A Few Other Big Games: Ka-Bloom
Consider the fate of X-Wing, a game introduced in 2012. The problems with the game were manifest clearly by 2015. The titular ship, the X-Wing, was no longer being used, having been buried in power creep by ships that no longer looked or sounded like anything remotely canonical. The game was a complex morass of meta-thinking and obscurities. The purchasing model was broken beyond belief, requiring the purchase of ships no one wanted in order to gain access to exclusive cards that plugged into the meta. During this nadir in which almost everyone agreed that the game was incontrovertably broken, a trade industry analysis listed it as the top-selling miniatures game, bar none. You could find a regular game of X-Wing happening at nearly every game store in the country.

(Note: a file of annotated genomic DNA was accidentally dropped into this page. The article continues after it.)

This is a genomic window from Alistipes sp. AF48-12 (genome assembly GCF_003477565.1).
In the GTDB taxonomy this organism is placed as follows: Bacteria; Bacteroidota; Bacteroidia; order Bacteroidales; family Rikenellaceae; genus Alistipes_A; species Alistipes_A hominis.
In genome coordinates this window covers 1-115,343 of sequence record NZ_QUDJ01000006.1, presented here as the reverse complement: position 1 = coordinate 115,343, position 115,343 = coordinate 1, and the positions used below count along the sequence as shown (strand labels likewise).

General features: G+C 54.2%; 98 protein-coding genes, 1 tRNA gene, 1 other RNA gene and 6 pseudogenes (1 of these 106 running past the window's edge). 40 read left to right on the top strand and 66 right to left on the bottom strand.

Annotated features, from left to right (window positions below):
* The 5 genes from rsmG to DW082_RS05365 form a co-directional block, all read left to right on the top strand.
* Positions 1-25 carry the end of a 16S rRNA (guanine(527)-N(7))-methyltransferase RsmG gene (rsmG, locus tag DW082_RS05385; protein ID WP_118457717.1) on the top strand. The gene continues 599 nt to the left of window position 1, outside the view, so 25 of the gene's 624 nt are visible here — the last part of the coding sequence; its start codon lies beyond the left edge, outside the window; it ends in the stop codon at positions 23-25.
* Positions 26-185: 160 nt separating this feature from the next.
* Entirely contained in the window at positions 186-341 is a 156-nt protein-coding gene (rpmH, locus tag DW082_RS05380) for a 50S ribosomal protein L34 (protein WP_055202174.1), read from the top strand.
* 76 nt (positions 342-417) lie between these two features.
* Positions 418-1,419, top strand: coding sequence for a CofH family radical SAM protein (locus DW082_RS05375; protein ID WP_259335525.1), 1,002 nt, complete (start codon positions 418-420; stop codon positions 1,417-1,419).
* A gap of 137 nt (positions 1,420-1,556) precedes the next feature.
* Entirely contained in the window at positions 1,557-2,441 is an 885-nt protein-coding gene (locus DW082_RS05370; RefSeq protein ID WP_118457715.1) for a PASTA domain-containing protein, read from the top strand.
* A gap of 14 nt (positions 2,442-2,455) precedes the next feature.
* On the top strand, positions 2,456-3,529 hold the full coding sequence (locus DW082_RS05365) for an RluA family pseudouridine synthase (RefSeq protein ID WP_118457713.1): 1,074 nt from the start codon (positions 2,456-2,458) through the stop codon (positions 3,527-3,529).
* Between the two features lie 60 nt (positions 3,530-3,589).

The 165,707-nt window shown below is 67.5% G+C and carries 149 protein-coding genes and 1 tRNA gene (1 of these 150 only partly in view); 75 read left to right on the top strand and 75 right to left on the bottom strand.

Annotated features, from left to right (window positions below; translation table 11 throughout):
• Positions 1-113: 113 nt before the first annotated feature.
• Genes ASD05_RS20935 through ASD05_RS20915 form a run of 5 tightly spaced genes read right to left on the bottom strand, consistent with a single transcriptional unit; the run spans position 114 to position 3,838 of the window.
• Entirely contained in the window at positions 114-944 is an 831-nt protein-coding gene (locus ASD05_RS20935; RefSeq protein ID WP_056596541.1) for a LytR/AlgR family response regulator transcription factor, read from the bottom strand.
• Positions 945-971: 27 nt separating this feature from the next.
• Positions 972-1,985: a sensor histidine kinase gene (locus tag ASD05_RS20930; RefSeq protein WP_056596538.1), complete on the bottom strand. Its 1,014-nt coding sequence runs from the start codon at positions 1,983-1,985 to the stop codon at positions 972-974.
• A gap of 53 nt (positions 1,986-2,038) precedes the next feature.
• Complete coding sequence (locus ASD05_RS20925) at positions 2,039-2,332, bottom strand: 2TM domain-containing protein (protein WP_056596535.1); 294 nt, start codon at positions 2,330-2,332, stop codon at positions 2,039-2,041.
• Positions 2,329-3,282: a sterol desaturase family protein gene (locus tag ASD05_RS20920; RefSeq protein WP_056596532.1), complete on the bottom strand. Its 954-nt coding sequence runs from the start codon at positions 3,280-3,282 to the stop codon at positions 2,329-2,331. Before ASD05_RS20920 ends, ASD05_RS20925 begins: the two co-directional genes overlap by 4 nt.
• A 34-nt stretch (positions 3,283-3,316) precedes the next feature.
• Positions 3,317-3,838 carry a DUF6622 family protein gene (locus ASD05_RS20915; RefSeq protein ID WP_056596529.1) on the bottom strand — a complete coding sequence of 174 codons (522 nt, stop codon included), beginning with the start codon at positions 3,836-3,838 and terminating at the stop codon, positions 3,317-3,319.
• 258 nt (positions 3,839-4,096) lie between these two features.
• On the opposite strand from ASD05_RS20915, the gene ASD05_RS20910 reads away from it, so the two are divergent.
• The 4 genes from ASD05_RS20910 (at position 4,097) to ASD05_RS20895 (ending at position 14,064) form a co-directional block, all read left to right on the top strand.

Fast forward to 2018, the year Fantasy Flight released the rules to X-Wing Second Edition. I’m not sure that a company ever did more work to take seriously the complaints and concerns of a majority of the people who play the game. Those complaints and concerns were a swarming, dizzy cacophony of voices, requiring extra-human calculatory powers to parse for trends and throughlines. It could not have been an easy task. As a result, points values were reset and offloaded to an online algorithm that could be tracked. All the cards that did something-but-a-little-better-in-the-meta were erased, folded into universal types. All the stats for all of the canonical ships were released at once, providing an at-a-glance vision of how everything worked with everything else, easily traceable on a spreadsheet of only a couple of pages. At that point, just last fall, one could make the claim that the game was as fair and balanced as any officially supported tabletop miniatures board game in the genre’s history. It was also, from my perspective, way, way more fun to play. Yet I’ve had very few opportunities to do so. I can’t find a game of it to save my life. Soon after 2E’s release, the cacophony of voices died down. Whole, long-standing forums just stopped being populated by questions, withering like rotten fruit on a vine. And with that, so, too, did the people stop showing up. Is X-Wing dead? Oui, c’est mort.